By Dr Balkar Bains
Coccidiosis control in commercial poultry has been heavily reliant upon the application of anticoccidial drugs via feed. The development of coccidia resistance to anticoccidial drugs was a common occurrence and problematic because coccidia were resistant to all chemical drugs within the same family.
Coccidiosis outbreaks frequently require treatment to minimize morbidity and mortality. Affected flocks experience poor growth rates and feed conversion efficacy, resulting in adverse economic consequences. There were concerted efforts in recent times to identify and implement better alternatives to the currently range of chemical anticoccidial drugs.
Types of anticoccidial combinations
Chemical and chemical anticoccidials
The concept of combinations of different drugs first commenced with chemical anticoccidials, to prolong the use of chemical compounds and overcome coccidia resistance. Combining two chemicals in practice proved to be effective in extending the efficacy period of several anticoccidials. However, chemical anticoccidials in combination were not completely effective in preventing resistance. The combination concept was based upon the principles of synergy or additive effects with some complementary mechanism of action of both compounds.
Initial success led to the development of several combination products made available to the poultry industry including Amprolium plus, Pancoxin, Rofenaid, Toltro and Lerbek (table 1). These products must be carefully managed to avoid the emergence of coccidia resistance.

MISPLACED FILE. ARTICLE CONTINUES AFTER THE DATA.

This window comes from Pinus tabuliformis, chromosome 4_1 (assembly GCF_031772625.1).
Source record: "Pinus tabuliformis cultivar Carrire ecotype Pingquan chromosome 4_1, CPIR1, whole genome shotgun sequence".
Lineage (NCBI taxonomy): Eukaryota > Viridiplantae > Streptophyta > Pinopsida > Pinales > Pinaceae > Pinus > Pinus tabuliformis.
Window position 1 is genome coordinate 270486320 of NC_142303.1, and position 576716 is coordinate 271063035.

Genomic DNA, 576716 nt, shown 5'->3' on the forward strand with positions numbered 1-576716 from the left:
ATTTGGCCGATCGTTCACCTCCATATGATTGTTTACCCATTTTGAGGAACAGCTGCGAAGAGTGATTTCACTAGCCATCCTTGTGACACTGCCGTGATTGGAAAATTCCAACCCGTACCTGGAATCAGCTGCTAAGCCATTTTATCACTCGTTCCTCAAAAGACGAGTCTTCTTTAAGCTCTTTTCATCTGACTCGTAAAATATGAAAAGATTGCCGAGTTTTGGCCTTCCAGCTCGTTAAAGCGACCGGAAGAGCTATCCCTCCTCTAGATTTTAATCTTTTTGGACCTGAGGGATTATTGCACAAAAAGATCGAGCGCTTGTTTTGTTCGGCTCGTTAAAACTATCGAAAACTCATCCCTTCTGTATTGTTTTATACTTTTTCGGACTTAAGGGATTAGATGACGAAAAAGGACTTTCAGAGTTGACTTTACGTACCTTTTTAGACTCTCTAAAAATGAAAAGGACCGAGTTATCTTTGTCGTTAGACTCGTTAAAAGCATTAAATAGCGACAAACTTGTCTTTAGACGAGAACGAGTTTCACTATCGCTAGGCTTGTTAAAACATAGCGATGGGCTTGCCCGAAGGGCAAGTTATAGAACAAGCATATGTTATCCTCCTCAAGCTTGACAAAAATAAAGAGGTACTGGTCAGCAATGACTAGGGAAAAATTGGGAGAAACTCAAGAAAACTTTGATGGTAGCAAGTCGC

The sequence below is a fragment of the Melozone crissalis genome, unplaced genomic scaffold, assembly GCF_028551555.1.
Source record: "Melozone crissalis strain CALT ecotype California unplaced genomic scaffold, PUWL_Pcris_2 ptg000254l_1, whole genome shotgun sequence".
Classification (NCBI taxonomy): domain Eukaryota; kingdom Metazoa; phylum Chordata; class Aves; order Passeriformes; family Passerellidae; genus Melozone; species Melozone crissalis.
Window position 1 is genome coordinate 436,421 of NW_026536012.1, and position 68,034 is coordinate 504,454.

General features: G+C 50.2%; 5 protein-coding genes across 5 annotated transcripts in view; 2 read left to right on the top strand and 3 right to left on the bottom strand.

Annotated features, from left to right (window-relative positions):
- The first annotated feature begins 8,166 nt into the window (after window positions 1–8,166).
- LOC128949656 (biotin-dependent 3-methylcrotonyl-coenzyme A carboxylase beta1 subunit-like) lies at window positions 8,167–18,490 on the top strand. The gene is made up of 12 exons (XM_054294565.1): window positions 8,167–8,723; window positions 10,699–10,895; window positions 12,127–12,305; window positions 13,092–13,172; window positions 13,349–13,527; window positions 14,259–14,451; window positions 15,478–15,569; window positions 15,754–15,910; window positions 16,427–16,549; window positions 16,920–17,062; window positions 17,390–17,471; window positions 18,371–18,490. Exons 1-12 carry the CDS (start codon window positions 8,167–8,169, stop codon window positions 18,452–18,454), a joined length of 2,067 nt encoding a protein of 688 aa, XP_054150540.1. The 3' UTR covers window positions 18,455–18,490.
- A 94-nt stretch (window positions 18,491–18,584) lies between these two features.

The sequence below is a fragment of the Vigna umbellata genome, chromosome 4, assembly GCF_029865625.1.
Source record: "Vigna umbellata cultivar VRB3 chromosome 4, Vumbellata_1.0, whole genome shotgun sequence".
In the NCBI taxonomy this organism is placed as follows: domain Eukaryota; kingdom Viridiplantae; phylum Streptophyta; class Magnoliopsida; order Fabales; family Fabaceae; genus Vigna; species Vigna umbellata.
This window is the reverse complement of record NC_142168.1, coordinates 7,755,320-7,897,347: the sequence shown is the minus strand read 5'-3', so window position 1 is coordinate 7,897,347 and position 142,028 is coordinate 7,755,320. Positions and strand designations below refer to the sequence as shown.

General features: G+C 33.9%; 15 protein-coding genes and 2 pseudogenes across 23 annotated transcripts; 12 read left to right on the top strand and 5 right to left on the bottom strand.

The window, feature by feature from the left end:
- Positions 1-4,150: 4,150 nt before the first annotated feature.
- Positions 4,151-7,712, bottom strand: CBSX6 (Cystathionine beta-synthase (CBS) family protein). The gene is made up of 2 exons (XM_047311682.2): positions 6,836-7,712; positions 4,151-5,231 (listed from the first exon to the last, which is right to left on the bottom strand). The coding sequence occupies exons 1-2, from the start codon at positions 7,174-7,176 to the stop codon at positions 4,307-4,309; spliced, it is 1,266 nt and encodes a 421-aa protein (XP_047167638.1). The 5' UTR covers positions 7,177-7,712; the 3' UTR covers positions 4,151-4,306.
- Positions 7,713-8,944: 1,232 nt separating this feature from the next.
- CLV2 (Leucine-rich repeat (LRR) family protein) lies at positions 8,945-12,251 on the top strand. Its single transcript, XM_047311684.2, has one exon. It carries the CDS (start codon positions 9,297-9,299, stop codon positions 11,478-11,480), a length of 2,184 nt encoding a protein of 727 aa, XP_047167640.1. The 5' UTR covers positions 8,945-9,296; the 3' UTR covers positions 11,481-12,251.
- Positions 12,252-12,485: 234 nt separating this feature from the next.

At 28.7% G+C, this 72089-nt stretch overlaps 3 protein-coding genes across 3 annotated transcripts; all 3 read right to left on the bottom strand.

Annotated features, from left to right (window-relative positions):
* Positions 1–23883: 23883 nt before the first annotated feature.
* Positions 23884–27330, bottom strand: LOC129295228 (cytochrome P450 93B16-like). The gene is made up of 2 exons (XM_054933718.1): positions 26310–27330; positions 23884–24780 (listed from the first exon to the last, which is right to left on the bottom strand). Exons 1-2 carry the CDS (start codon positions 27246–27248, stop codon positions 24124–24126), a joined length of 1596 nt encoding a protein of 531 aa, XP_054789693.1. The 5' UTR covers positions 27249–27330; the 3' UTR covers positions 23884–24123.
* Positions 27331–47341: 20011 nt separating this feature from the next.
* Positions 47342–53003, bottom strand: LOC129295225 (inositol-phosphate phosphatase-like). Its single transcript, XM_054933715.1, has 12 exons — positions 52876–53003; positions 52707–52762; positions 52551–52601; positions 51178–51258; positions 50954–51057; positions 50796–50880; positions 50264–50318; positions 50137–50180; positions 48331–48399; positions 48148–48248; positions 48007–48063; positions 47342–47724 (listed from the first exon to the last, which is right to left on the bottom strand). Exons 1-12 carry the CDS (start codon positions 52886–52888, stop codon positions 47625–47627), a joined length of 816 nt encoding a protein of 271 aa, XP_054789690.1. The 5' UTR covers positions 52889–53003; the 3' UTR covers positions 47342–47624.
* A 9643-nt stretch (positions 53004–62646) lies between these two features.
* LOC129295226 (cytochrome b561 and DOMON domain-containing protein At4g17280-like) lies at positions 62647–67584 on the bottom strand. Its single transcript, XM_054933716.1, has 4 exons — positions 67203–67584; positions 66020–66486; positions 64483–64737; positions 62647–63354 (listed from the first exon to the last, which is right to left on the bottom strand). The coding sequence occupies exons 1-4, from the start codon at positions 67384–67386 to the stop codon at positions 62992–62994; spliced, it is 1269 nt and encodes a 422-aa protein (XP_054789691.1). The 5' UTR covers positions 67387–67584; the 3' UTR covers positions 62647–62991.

Chemical and ionophore anticoccidials
In subsequent years, the concept of ionophore and chemical anticoccidial combinations was adopted most effectively to improve the efficacy of ionophore anticoccidials. This new concept was based upon the use of both ionophore and chemical anticoccidials at a lower dosage levels while maintaining the desired anticoccidial efficacy. The efficacy of these combinations does decline over time following continuous use under commercial conditions.
The most widely used commercially available products of this combination include Maduramicin + Nicarbazin and Narasin + Nicarbazin. The chemical compound Nicarbazin is used at a reduced dosage level and thus prone to the loss of efficacy particularly in the control of E. tenella. In addition, all limitations for the use of Nicarbazin in combination still apply.
Ionophore and ionophore anticoccidials
The combination concept appears to be more suited to ionophore anticoccidials. Ionophore combinations have greater potential for limiting coccidia resistance development compared with individual ionophore anticoccidials used at present. Ionophores belong to the same family of compounds and their mechanism of action against coccidia is similar. The loss of efficacy of ionophores under commercial conditions is gradual and often different with each coccidian strain.
These observations can be interpreted as being strengths or weakness of an individual ionophore. The identification of strengths offers a greater advantage in selecting ionophores for a specific application or known coccidia resistance problem in commercial flocks. The mechanism of action is coccidiocidal, yet it permits enough coccidia challenge to generate sufficient immune response that may enable the withdrawal of the anticoccidial from broiler feed after 35 days. The efficacy of ionophore combinations has been the subject of research in the past, which is reviewed here to evaluate the use of combinations under commercial conditions.
Efficacy of ionophore combinations